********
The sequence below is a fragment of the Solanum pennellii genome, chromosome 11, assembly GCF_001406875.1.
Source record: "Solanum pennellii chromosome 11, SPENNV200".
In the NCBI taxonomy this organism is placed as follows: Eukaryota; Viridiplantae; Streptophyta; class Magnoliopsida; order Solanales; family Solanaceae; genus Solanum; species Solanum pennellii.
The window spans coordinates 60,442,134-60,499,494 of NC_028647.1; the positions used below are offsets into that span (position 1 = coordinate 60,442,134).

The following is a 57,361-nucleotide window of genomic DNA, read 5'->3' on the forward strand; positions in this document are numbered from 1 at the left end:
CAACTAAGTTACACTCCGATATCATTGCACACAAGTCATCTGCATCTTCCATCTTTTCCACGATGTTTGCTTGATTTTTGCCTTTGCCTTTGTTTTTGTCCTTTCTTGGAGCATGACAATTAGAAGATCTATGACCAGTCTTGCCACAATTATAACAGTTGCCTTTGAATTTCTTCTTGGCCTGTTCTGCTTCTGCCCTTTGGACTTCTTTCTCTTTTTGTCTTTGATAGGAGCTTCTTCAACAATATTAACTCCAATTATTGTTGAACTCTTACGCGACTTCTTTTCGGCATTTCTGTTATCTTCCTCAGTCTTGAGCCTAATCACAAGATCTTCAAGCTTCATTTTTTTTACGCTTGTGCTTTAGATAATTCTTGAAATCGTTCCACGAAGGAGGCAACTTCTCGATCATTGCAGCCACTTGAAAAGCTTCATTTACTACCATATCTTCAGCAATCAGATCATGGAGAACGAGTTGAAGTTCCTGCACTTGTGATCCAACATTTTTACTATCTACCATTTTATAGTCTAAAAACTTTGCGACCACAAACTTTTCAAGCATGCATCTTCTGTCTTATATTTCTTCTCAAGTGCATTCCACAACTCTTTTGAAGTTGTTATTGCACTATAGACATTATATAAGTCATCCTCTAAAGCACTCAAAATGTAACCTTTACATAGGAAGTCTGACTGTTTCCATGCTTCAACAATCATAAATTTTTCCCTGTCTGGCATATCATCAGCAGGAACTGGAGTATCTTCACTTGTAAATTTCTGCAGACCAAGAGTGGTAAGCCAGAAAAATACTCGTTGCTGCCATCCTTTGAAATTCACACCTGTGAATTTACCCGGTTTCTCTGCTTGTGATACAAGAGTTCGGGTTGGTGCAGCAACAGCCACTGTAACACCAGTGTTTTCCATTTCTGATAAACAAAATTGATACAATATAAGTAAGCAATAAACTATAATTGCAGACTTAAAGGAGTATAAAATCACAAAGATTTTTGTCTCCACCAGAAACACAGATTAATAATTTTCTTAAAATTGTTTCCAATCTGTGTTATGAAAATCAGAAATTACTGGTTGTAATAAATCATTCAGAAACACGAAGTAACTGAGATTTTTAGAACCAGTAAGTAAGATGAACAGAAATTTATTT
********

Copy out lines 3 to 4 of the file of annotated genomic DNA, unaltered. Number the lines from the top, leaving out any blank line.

In the NCBI taxonomy this organism is placed as follows: Eukaryota; Viridiplantae; Streptophyta; class Magnoliopsida; order Solanales; family Solanaceae; genus Solanum; species Solanum pennellii.
The window spans coordinates 60,442,134-60,499,494 of NC_028647.1; the positions used below are offsets into that span (position 1 = coordinate 60,442,134).